In her later years, Everett often turned down invitations to festivals and symposiums. After being mugged twice, once in the elevator of her apartment building, she was afraid to leave her apartment. Her friend, Gladys Wright, of ten accompanied her on outings. “She wanted to go to all these things that she was invited to,” Wright told CBB, “but she wouldn’t go if she was by herself, so that’s when I started to take her.” During the early 1990s, Everett was invited to a film festival in Germany. However, her fear of flying prevented her from attending.
In 1991 a short film on the life of trumpeter Shorty Jackson, entitled Tender, Slender and Tall, was being filmed. Everett’s friend, Delilah Jackson, arranged to have Everett and Billie Elliott appear in the film. In her final acting scene, Everett played a grieving widow at a funeral home. Because the film needed to be shortened, her scene did not appear in the final version of the film.
By the mid 1990s, Everett’s health began to deterio-rate. In January of 1999, she entered the hospital. She was able to return home briefly, but was readmitted in April. Everett was eventually admitted to a nursing home, where she died on May 27, 1999.
In Everett’s obituary, Stephen Bourne of London’s Independent, called her “a woman most black audiences—especially women—could identify with…. [U]rban black audiences could identify with the earthiness of Everett, something lacking in her somewhat sanitized, white-washed Hollywood contemporaries: Lena Home, Dorothy Dandridge and Hazel Scott.” This sentiment was echoed by the former actor Harrel Gordon Tillman, a contemporary of Everett’s. “That was precisely the charm of those films…with Francine Everett in them,” Tillman is quoted as saying in Black Cinema Treasure: Lost and Found. “I don’t care how black you were or how fair you were—you could see someone in those films that looked like you…but when you looked at the black that Hollywood put out, you’d see Lena Home and Dorothy Dandridge who might not look like you.” William Greaves, an award-winning filmmaker and producer and a former actor in “race movies,” remarked to the New York Times that Everett “was a true legend of black film and theater, one of the top stars of the 40s race movies…. She would have been a superstar in Hollywood were it not for the apartheid climate in America and the movie industry at the time.” However, in the eyes of her friends and colleagues, Everett was indeed a superstar.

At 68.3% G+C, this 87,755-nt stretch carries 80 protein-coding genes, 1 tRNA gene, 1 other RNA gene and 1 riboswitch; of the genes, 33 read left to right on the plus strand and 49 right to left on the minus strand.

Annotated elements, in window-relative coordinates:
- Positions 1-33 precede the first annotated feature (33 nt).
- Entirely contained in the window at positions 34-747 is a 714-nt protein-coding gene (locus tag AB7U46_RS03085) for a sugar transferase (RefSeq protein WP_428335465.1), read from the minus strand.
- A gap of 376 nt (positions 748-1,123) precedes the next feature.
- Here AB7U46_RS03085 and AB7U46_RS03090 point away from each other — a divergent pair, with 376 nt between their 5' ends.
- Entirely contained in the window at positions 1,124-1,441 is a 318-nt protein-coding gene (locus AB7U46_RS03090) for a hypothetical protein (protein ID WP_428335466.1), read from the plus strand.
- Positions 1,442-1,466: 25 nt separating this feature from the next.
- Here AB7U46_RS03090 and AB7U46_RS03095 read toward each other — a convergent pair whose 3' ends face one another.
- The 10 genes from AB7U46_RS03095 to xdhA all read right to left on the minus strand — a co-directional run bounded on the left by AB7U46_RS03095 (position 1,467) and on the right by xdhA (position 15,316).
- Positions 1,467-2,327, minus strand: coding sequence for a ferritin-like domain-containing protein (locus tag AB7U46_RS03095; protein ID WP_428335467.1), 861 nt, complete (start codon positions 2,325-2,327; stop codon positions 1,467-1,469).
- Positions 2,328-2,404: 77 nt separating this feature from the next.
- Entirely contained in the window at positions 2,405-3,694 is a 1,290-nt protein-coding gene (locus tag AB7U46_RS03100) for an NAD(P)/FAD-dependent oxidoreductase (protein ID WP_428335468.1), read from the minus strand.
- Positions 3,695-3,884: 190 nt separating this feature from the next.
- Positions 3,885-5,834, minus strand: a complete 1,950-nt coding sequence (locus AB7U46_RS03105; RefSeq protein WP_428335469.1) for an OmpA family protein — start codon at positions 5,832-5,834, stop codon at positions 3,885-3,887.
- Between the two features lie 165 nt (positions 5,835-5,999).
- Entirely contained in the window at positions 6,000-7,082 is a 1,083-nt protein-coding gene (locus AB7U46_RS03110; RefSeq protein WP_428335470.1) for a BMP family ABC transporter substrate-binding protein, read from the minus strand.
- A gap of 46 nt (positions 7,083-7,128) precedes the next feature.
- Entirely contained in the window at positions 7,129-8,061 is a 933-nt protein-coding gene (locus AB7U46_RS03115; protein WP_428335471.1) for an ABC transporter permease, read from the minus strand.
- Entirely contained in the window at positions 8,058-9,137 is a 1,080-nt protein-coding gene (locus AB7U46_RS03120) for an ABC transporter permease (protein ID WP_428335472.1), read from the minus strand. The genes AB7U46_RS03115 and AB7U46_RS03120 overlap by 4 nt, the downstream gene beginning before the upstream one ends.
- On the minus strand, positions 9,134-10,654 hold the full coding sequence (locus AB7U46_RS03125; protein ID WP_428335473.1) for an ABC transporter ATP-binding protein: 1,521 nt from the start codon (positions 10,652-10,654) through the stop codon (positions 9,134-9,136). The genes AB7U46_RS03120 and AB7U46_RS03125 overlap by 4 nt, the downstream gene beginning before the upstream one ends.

Bogle, Donald, Toms, Coons, Mulattoes, Mammies, and Bucks: An Interpretive History of Blacks in American Films, Continuum, 1995.
Jones, G. William, Black Cinema Treasures: Lost and Found, University of North Texas Press, 1991.
Sampson, Henry T., Blacks in Black and White: A Source Book on Black Films, Scarecrow Press, 1977.
Woll, Allen L., Black Musical Theatre: From Coon-town to Dreamgirls, Louisiana State University Press, 1989.
Guardian (Manchester, England), July 10, 1999.
Independent (London), June 25, 1999.
New York Daily News, May 6, 1997; June 30, 1998.
New York Times, June 20, 1999, A-44.
Additional information for this profile was obtained through an interview with and the archives of Delilah Jackson, cultural historian and founder of the Black Patti Research Project, and interviews with Gladys Wright and Billie Elliott.